Traditionally, rooftop solar has been a trend for the wealthy. But as the costs of solar technologies come down, focus is shifting to underserved markets. To meet the country’s ambitious renewable energy goals – and to ensure the benefits of solar electricity are distributed equitably – increasing adoption among low-to-moderate income households will be key. How to do this effectively is what a team of researchers led by the National Renewable Energy Laboratory (NREL), including the University of Chicago’s Kim Wolske, seeks to discover.
The team was awarded $1.35 million in funding last month from the Department of Energy’s Solar Energy Evolution and Diffusion studies program. They will identify novel, evidence-based strategies for increasing solar adoption rates in low and moderate income communities using three methods. First, the researchers will estimate the technical potential of the low-to-moderate income residential market, identifying the proportion of this segment that can be served by rooftop solar versus alternative models such as community solar and aggregated net metering. Second, the team will develop predictive models to understand the factors that have led to early successes among current low-income adopters. Finally, the team will work with GRID Alternatives, a national nonprofit solar installation group, to pilot strategies for increasing referral rates among existing solar owners.
“A number of barriers might prevent lower income households from going solar,” says Wolske, a research associate and assistant professor at Harris Public Policy. “These include not only economic factors such as access to financing and roof quality issues, but also social and informational barriers. Past research suggests that issues of trust may be paramount in lower income communities. We’re working to understand how this market segment differs so that we can increase the effectiveness of policies and programs aimed at reaching these households.”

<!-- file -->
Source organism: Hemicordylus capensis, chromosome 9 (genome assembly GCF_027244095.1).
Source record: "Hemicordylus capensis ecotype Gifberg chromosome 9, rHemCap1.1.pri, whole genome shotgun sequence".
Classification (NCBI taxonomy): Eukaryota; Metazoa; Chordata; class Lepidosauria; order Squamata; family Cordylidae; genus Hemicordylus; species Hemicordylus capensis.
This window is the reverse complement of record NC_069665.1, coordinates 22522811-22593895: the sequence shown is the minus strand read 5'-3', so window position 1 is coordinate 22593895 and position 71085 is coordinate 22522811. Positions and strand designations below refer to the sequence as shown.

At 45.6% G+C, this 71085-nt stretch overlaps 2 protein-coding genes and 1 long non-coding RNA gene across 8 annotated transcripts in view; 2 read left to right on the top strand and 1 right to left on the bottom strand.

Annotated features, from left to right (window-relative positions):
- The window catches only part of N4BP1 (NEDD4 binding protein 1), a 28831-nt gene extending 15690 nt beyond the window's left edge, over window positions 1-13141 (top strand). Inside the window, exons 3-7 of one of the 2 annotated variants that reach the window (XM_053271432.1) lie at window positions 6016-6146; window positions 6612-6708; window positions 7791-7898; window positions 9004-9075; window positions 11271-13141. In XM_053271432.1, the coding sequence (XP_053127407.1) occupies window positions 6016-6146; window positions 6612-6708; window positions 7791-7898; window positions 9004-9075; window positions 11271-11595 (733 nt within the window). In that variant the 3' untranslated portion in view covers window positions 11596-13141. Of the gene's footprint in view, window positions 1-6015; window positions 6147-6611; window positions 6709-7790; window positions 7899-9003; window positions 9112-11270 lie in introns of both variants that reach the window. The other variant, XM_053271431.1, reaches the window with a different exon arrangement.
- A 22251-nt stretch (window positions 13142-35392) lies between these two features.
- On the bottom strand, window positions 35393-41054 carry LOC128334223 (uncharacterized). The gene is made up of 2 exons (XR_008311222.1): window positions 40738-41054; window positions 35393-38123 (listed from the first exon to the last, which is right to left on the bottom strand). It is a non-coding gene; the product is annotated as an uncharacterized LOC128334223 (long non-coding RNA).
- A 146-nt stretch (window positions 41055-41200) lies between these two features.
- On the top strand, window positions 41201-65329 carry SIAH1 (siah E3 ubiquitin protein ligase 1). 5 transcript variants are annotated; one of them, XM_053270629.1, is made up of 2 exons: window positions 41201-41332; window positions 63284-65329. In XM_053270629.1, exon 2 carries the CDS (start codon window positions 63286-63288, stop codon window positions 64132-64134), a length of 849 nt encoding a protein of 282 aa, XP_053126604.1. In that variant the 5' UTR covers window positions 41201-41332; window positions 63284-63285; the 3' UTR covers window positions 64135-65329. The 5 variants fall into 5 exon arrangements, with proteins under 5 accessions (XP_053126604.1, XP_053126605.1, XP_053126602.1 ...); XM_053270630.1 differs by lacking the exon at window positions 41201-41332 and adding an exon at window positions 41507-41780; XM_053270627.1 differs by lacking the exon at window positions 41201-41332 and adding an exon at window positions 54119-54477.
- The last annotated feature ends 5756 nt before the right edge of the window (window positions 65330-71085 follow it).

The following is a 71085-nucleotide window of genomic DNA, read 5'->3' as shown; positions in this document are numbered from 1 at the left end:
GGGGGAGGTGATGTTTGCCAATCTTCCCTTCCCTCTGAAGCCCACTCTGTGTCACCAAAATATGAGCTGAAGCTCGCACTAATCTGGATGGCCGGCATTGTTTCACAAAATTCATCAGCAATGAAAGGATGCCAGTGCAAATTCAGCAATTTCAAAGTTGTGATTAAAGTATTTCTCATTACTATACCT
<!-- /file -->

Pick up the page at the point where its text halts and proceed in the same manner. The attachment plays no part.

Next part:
Specifically, Wolske will work with her colleagues to lead the pilot aspect of the project. That will first include a survey of new lower and middle income adopters to identify what motivates them to want to get solar, as well as what they see as barriers.
“We’ll also be paying close attention to respondents’ social networks. How connected are they to other households in their neighborhood? Are there recognized community leaders or organizations who might be trusted messengers? Previous studies of energy efficiency programs have shown that recommendations from trusted community members are an important motivating factor,” Wolske says.
Following the survey, the researchers will conduct a field experiment to identify and test strategies for improving referral programs among low-to-moderate income households. Broadly, this experiment may shed light on, for example, how information spreads through a social network, which nodes in the network are most valuable, and generally, how PV adoption diffuses at a neighborhood and community level.
More on the DOE’s announcement here.